WASHINGTON, D.C. - Lawmakers on Capitol Hill are sending a clear message to China: we're not selling our oil to the Chinese Communist Party. Last week the House passed legislation restricting sales to the CCP. Some are calling it an issue of national security.  

With almost every House republican and at least half of the House democrats in agreement, they passed legislation aimed to restrict the sale of oil from our strategic petroleum reserve to entities that are under the ownership, control or influence of the Chinese Communist Party.  

“China is ramping up its crude oil from Russia and the US to boost it’s own reserves,” said Rep. Cathy McMorris Rodgers (R- WA).  

Last year, the Biden administration tapped into the reserves and released an unprecedented amount. The administration stands by their decision on releasing barrels citing the Russian invasion in Ukraine contributed to oil prices climbing which they said it also contributed to inflation. The administration tapped into the reserves to offset price increases.  

“President Biden successfully used the SPR to lower prices at the pump and provide relief to American families,” said Rep. Frank Pallone, Jr. (D- NJ).  

Republicans argue sales from the reserve to China is a threat to our national security.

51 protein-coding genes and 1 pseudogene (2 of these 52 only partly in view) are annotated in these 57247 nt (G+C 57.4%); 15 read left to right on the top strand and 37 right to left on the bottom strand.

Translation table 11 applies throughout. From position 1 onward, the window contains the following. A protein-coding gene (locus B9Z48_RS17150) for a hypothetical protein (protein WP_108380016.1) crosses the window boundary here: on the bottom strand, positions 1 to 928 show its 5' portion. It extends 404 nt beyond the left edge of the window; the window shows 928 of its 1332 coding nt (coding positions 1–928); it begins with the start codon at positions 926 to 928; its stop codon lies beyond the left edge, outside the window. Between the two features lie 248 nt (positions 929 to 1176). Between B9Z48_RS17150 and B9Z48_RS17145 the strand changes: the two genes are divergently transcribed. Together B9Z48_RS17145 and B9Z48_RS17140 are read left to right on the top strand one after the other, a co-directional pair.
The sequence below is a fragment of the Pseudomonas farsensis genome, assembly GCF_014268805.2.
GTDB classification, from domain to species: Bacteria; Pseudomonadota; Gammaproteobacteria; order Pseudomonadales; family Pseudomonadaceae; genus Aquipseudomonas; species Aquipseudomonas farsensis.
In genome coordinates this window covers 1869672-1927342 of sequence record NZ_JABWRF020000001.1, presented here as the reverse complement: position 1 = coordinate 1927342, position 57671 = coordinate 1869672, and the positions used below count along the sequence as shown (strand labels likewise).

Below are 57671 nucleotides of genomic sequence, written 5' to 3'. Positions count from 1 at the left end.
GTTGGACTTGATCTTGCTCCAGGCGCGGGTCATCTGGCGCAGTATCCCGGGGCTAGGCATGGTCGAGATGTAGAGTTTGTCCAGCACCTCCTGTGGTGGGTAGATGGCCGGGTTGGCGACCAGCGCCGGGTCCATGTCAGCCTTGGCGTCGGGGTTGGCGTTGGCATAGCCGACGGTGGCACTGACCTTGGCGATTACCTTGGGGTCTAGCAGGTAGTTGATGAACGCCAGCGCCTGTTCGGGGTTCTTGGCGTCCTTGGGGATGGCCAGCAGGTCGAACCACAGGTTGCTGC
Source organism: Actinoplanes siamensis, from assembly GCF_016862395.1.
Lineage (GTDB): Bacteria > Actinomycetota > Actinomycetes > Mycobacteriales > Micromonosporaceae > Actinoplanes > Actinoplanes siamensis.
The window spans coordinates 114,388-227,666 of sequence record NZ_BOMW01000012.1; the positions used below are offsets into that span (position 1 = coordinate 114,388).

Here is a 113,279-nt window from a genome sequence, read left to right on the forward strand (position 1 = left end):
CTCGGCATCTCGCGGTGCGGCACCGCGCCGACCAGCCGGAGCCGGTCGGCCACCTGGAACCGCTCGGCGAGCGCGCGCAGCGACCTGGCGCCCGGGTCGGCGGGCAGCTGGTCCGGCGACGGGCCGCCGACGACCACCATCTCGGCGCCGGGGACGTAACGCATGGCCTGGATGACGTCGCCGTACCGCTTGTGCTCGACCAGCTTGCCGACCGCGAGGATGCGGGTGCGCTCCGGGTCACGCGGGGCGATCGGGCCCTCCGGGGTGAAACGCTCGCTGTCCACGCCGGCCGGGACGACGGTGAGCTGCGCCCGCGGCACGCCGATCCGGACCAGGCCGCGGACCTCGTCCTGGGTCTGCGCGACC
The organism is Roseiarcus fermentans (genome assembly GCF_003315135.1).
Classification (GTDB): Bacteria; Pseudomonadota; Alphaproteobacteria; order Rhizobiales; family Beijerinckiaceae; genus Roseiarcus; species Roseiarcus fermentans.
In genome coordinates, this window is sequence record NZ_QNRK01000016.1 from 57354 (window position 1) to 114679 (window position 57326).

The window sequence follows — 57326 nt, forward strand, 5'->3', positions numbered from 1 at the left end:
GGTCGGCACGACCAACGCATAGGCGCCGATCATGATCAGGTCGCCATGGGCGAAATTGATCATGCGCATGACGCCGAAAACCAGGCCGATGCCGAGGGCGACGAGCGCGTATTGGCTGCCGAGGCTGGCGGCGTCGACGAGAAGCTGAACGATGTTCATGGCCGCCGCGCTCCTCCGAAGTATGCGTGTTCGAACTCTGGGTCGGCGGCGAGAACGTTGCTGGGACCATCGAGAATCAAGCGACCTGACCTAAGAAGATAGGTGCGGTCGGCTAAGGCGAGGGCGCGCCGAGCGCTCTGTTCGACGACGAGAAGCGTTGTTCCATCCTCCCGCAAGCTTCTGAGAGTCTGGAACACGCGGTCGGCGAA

“America's strategic petroleum reserve once the world’s largest stockpiles has been depleted to the lowest levels since 1983,” said Rep. McMorris Rodgers.  

Democrats argue that the House should instead pass legislation that would include restricting the sale of oil from the reserves to other countries the US has sanctioned, like North Korea, Russia and Iran. However, analysts said the impact of the sale from our reserves on our economy would’ve been same regardless of where those barrels had ended up. 

“The SPR sold to Chinese firms only represent two percent of all the oil we sent to China last year,” said Rep. Pallone. “Only two percent from SPR.” 

Lawmakers say the focus should now be on re-building our reserves. That bill now heads to the Senate, but it’s unclear if the Senate will take up that legislation.